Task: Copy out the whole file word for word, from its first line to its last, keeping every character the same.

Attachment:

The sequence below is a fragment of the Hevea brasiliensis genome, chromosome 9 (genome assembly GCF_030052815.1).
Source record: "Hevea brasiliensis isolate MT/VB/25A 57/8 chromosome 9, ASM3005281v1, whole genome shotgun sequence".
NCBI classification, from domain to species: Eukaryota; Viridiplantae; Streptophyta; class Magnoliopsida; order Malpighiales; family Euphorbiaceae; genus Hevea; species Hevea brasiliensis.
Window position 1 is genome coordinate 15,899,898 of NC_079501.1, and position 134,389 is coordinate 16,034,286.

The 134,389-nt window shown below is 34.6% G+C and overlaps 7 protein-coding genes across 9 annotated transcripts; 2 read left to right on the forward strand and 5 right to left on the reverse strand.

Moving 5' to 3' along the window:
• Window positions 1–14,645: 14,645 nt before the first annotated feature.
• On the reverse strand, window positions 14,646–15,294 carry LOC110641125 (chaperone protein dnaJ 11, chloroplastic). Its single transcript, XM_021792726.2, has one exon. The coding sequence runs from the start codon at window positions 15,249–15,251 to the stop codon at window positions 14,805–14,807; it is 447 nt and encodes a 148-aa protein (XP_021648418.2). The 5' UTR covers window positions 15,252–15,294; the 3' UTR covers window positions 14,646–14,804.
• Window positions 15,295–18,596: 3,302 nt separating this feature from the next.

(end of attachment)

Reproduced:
The sequence below is a fragment of the Hevea brasiliensis genome, chromosome 9 (genome assembly GCF_030052815.1).
Source record: "Hevea brasiliensis isolate MT/VB/25A 57/8 chromosome 9, ASM3005281v1, whole genome shotgun sequence".
NCBI classification, from domain to species: Eukaryota; Viridiplantae; Streptophyta; class Magnoliopsida; order Malpighiales; family Euphorbiaceae; genus Hevea; species Hevea brasiliensis.
Window position 1 is genome coordinate 15,899,898 of NC_079501.1, and position 134,389 is coordinate 16,034,286.

The 134,389-nt window shown below is 34.6% G+C and overlaps 7 protein-coding genes across 9 annotated transcripts; 2 read left to right on the forward strand and 5 right to left on the reverse strand.

Moving 5' to 3' along the window:
• Window positions 1–14,645: 14,645 nt before the first annotated feature.
• On the reverse strand, window positions 14,646–15,294 carry LOC110641125 (chaperone protein dnaJ 11, chloroplastic). Its single transcript, XM_021792726.2, has one exon. The coding sequence runs from the start codon at window positions 15,249–15,251 to the stop codon at window positions 14,805–14,807; it is 447 nt and encodes a 148-aa protein (XP_021648418.2). The 5' UTR covers window positions 15,252–15,294; the 3' UTR covers window positions 14,646–14,804.
• Window positions 15,295–18,596: 3,302 nt separating this feature from the next.